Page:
Starving to shed weight, a British woman died of adverse metabolic reaction, an inquest heard.
Helen Anderson, 26, was found dead in bed by her mother at her home in South Shields, South Tyneside on April 6.
For several months before her death, the talented musician, who played violin, piano and guitar, existed on a diet of just water and soup.
She lost almost six stone in weight in a matter of months, ignoring pleas from her parents.
Her body was so starved of sugar it began to eat into its own reserve of fat. This caused a metabolic chemical reaction called ketoacidosis, which killed her.
Ketocidosis means dangerously high levels of ketones which are are acids that build up in the blood. Ketones mean the body is burning fat to get energy and one of the reasons for this is when not enough food is eaten.
Large amounts of ketones can cause a chemical upset of the blood which in case of Helen Anderson proved fatal.
Miss Anderson, who had a five-year-old daughter, Niamh-Kate, by a previous marriage had been dieting to lose weight she put on as a side effect to medication, the inquest heard.
Forensic pathologist Dr Stuart Hamilton said she had also been taking slimming tablets to speed up her weight loss, but these did not contribute to her death.
At 5ft 9in, the mother-of-one weighed 9st 2lb when she died, having been 15st, and was at the lower end of the Body Mass Index (BMI) scale.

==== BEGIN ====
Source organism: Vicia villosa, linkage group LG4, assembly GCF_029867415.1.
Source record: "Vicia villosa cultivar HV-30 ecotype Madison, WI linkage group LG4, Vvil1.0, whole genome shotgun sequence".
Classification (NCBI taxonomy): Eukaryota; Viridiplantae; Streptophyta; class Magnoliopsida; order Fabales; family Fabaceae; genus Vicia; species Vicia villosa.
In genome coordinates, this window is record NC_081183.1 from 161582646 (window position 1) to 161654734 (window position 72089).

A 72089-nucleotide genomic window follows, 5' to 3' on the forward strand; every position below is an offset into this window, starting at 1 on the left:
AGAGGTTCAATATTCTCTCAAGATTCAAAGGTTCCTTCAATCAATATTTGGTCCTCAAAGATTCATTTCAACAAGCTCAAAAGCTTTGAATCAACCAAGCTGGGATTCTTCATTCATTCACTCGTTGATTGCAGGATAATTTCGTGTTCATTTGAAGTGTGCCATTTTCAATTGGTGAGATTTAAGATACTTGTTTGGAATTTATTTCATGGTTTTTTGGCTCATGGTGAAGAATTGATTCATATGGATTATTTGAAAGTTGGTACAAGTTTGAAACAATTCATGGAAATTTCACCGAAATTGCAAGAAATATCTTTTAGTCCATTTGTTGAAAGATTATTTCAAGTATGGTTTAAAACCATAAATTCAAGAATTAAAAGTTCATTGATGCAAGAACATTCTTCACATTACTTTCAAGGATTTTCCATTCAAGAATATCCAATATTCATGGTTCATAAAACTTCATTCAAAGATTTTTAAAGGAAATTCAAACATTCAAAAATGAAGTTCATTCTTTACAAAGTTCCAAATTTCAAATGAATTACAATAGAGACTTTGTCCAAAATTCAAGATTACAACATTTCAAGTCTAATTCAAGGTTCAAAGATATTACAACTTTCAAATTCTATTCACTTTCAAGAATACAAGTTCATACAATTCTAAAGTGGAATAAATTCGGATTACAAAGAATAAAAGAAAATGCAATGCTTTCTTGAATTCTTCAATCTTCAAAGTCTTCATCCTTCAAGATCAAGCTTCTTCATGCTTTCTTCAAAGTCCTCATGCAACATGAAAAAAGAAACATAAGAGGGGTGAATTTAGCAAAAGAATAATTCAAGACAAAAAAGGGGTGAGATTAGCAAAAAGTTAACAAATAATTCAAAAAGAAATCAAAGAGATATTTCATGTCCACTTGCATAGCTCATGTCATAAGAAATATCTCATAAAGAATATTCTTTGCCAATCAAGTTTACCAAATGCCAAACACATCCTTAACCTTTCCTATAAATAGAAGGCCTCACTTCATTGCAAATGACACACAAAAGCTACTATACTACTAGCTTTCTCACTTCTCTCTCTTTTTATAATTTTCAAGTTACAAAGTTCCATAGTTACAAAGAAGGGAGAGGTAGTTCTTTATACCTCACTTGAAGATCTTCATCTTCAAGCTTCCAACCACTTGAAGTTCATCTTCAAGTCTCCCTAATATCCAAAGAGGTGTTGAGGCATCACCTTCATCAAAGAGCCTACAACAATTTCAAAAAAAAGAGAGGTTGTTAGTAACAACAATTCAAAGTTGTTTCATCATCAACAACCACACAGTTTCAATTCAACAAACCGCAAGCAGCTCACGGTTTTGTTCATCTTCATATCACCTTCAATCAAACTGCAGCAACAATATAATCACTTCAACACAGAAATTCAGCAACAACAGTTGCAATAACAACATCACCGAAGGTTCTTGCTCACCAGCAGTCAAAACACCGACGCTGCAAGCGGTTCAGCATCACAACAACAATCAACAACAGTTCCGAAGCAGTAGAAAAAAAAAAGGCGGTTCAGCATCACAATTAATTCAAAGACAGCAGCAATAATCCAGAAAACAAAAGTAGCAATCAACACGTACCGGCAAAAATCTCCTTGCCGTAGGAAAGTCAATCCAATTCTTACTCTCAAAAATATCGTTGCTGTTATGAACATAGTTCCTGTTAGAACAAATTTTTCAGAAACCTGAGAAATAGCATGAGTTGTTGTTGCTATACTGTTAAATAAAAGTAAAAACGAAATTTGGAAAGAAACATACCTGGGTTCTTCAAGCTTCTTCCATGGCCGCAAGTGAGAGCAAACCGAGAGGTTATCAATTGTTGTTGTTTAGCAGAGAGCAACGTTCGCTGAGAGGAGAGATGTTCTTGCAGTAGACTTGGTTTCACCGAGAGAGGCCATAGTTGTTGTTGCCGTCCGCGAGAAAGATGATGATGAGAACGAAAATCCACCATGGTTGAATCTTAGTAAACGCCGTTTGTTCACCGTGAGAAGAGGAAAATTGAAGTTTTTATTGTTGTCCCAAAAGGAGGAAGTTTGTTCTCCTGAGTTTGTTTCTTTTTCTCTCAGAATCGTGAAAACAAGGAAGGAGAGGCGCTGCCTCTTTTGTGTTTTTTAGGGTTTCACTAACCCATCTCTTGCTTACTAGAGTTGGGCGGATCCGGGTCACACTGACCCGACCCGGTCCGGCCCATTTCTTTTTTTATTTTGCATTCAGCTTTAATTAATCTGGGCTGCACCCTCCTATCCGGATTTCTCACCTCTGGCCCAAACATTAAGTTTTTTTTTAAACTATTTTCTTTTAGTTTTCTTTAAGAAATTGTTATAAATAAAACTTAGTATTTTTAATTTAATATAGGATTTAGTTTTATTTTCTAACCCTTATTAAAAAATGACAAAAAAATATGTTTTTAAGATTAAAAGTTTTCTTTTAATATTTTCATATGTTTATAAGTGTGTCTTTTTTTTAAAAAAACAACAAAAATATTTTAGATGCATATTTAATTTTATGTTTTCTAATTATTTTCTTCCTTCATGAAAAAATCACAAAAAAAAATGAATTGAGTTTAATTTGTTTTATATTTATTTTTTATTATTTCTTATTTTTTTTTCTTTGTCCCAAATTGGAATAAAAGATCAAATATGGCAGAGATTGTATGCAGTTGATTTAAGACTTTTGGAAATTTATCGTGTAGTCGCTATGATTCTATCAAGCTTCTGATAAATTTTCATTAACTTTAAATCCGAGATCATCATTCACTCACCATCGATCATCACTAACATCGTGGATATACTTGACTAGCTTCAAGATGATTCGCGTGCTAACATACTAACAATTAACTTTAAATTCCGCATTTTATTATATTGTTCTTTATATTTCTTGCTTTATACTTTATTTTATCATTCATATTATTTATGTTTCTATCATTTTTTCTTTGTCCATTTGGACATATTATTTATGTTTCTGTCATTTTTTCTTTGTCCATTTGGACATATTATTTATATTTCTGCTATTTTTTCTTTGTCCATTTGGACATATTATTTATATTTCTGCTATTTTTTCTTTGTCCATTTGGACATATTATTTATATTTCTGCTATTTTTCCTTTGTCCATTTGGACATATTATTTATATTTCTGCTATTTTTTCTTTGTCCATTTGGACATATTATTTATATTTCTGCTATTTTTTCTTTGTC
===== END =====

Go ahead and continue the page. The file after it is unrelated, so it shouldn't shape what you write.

Recording a verdict of accidental death, South Tyneside coroner Terence Carney said: 'This phenomenon - this poison if you like - which developed within her body was made by her body itself.
'It arises as a result of the body reacting to a lack of sugar within itself and that was in part a consequence of the intensive diet with which Helen was attempting to balance her weight.
'The sad truth of the matter is there has been a development within her body, a natural phenomena, which has set up this poisoning of her body's system and has led to her death.
'It is a problem which can develop very rapidly and without the individual appreciating the consequences.
'I am totally certain that she had no intention to cause harm to herself.'